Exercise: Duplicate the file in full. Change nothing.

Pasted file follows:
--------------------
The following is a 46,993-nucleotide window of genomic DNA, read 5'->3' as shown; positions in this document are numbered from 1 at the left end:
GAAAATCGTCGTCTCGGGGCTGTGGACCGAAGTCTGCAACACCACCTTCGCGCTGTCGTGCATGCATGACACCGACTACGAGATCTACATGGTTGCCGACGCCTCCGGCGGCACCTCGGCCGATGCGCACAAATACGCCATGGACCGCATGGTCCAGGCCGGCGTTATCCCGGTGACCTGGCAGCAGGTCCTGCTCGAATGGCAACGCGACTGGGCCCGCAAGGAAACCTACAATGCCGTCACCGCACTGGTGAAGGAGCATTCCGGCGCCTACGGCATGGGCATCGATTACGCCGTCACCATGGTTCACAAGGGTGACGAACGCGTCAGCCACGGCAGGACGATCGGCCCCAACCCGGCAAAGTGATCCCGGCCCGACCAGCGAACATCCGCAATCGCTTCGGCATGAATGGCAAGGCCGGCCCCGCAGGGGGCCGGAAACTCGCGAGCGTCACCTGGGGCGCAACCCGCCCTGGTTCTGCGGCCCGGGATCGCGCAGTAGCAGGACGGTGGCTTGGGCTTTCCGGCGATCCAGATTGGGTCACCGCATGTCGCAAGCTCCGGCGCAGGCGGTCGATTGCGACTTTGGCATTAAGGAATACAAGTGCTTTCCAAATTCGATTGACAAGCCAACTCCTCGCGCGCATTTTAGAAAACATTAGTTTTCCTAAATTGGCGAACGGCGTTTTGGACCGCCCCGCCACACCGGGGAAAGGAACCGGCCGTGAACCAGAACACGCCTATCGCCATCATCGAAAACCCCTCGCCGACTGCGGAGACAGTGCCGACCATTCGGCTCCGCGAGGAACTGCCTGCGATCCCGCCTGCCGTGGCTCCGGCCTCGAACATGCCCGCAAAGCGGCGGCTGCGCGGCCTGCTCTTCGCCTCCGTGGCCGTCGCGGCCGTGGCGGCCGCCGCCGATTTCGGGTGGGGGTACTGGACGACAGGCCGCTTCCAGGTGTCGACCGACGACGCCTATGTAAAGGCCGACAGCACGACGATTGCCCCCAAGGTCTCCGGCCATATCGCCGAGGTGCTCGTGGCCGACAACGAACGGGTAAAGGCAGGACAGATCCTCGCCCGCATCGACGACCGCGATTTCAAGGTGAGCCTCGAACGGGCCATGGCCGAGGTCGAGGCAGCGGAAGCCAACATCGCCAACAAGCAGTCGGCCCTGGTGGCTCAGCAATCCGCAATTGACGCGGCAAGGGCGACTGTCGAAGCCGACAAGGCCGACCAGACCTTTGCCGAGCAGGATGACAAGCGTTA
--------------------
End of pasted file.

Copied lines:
The following is a 46,993-nucleotide window of genomic DNA, read 5'->3' as shown; positions in this document are numbered from 1 at the left end:
GAAAATCGTCGTCTCGGGGCTGTGGACCGAAGTCTGCAACACCACCTTCGCGCTGTCGTGCATGCATGACACCGACTACGAGATCTACATGGTTGCCGACGCCTCCGGCGGCACCTCGGCCGATGCGCACAAATACGCCATGGACCGCATGGTCCAGGCCGGCGTTATCCCGGTGACCTGGCAGCAGGTCCTGCTCGAATGGCAACGCGACTGGGCCCGCAAGGAAACCTACAATGCCGTCACCGCACTGGTGAAGGAGCATTCCGGCGCCTACGGCATGGGCATCGATTACGCCGTCACCATGGTTCACAAGGGTGACGAACGCGTCAGCCACGGCAGGACGATCGGCCCCAACCCGGCAAAGTGATCCCGGCCCGACCAGCGAACATCCGCAATCGCTTCGGCATGAATGGCAAGGCCGGCCCCGCAGGGGGCCGGAAACTCGCGAGCGTCACCTGGGGCGCAACCCGCCCTGGTTCTGCGGCCCGGGATCGCGCAGTAGCAGGACGGTGGCTTGGGCTTTCCGGCGATCCAGATTGGGTCACCGCATGTCGCAAGCTCCGGCGCAGGCGGTCGATTGCGACTTTGGCATTAAGGAATACAAGTGCTTTCCAAATTCGATTGACAAGCCAACTCCTCGCGCGCATTTTAGAAAACATTAGTTTTCCTAAATTGGCGAACGGCGTTTTGGACCGCCCCGCCACACCGGGGAAAGGAACCGGCCGTGAACCAGAACACGCCTATCGCCATCATCGAAAACCCCTCGCCGACTGCGGAGACAGTGCCGACCATTCGGCTCCGCGAGGAACTGCCTGCGATCCCGCCTGCCGTGGCTCCGGCCTCGAACATGCCCGCAAAGCGGCGGCTGCGCGGCCTGCTCTTCGCCTCCGTGGCCGTCGCGGCCGTGGCGGCCGCCGCCGATTTCGGGTGGGGGTACTGGACGACAGGCCGCTTCCAGGTGTCGACCGACGACGCCTATGTAAAGGCCGACAGCACGACGATTGCCCCCAAGGTCTCCGGCCATATCGCCGAGGTGCTCGTGGCCGACAACGAACGGGTAAAGGCAGGACAGATCCTCGCCCGCATCGACGACCGCGATTTCAAGGTGAGCCTCGAACGGGCCATGGCCGAGGTCGAGGCAGCGGAAGCCAACATCGCCAACAAGCAGTCGGCCCTGGTGGCTCAGCAATCCGCAATTGACGCGGCAAGGGCGACTGTCGAAGCCGACAAGGCCGACCAGACCTTTGCCGAGCAGGATGACAAGCGTTA